1. Ask yourself, “Do I treat myself with less kindness, consideration, or respect than I give others?” Understand that if the answer is “Yes,” this makes you a magnet for difficult people. And it’s unfair to you. Most important, you are the only person who can change this pattern.
  1. Realize that you can take good care of yourself and still be a good person! “Goodness” does not require self-sacrifice to the point of victimhood. There are no extra points for personal martyrdom.
  1. Understand that how you treat yourself sets the ultimate example for your children. It will influence how they treat themselves and their partners, their own children, and other loved ones some day.
  1. Remember that it’s impossible to make everyone else happy (and that’s not even a good goal anyway). Some people will never be happy. And no one who looks to others to make them happy will ever really get there.
  1. Similarly, understand that no one can heal or change another person. Personal growth requires a willingness to do the hard work, and although other people can be supportive, no one can do the work for anyone else. Truly toxic people are uninterested in becoming more self-reliant, compassionate, kinder, or more giving. Stop trying to change them.
  1. Practice mindfulness or another form of meditation. This will help you to ride out the anxiety you’ll likely feel as you get used to taking care of you, and weeding out the people who treat you poorly. You’ll also gain greater insight into your own vulnerabilities and strengths, and better sense when someone is really unable to be in a healthy relationship with you.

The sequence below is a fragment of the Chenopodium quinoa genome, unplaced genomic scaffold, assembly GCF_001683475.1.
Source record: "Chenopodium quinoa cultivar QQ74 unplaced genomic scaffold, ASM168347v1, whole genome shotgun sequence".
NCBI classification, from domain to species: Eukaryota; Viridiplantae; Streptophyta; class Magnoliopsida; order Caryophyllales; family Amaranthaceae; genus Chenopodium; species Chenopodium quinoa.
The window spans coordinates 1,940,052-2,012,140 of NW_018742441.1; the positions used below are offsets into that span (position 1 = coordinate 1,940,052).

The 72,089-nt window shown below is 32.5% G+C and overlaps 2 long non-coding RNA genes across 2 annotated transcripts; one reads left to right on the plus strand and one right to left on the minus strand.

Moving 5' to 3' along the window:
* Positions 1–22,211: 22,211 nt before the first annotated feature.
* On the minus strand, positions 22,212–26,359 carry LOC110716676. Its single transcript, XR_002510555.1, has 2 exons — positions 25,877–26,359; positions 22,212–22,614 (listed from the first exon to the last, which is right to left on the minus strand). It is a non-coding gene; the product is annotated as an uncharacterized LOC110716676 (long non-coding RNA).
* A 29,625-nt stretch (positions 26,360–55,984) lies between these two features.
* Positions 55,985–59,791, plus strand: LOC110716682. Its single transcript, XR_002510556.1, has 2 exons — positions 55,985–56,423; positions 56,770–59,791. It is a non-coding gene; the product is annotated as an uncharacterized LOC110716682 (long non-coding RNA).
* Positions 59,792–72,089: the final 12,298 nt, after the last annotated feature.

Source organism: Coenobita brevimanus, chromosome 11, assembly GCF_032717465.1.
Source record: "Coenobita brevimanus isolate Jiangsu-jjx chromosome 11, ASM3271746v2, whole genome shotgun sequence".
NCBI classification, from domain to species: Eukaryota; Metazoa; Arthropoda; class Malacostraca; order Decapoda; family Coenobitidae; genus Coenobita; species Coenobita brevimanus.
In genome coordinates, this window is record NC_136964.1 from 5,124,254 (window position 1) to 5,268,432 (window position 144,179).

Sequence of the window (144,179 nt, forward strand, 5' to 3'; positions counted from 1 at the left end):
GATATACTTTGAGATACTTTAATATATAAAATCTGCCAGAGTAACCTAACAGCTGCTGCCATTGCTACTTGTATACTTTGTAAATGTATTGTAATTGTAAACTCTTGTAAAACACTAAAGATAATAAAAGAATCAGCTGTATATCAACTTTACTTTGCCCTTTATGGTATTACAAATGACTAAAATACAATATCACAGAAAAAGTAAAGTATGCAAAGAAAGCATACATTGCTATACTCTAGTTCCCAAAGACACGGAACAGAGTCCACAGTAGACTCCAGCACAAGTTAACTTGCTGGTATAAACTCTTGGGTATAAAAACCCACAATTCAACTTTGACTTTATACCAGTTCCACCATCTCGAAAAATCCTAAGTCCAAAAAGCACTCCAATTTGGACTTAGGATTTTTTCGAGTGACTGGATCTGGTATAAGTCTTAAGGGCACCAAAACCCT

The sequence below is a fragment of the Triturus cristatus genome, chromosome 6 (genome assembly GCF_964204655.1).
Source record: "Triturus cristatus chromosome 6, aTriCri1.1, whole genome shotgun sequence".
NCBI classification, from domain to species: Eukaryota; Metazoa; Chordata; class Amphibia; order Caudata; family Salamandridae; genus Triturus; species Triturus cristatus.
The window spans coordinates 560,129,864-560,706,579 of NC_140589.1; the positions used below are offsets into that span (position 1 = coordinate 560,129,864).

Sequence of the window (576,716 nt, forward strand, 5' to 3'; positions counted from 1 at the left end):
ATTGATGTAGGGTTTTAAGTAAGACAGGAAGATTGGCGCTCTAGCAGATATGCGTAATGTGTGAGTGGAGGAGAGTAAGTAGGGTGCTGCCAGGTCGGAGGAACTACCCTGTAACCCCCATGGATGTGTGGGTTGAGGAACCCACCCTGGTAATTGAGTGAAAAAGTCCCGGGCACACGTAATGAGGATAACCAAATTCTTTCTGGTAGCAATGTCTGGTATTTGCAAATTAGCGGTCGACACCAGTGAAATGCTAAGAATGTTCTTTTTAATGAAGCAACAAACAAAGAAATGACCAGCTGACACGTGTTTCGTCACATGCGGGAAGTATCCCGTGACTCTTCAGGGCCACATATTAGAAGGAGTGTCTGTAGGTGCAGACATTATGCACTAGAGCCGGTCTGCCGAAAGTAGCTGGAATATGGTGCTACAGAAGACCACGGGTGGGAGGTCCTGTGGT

1. Listen to positive affirmations. Recent research has shed light on how your brain responds to them, and has found that affirmations really help people feel and do better. Ones that focus on fostering self-compassion, developing a healthy self-esteem, and having greater self-confidence can give you the boost you need to treat yourself better.
  1. Understand that you will definitely get pushback from people who want you to continue being their go-to person for everything. Toxic people hate losing their supply. You can help shore up your self-esteem and build self-confidence by spending time with those who are truly supportive of you, and by practicing self-kindness.
  1. Be creative in your efforts to release old patterns. Imagery that helps you sever unhealthy emotional cords can help you through the process of ending dysfunctional relationships. It can also help heal the heartbreak that losing relationships – even toxic ones – can generate.
  1. If you need additional help learning to set limits or move on from a relationship, consider consulting with a counselor who can support you during this process.

Be well!
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Traci Stein

Traci Stein, PhD, MPH, is a practicing psychotherapist and Columbia-trained
clinical psychologist, ASCH-certified in clinical hypnotherapy. She has combined integrative therapies, including hypnosis, with conventional medical and psychotherapy practice. Her passionate commitment to mind-body healing has spanned two decades.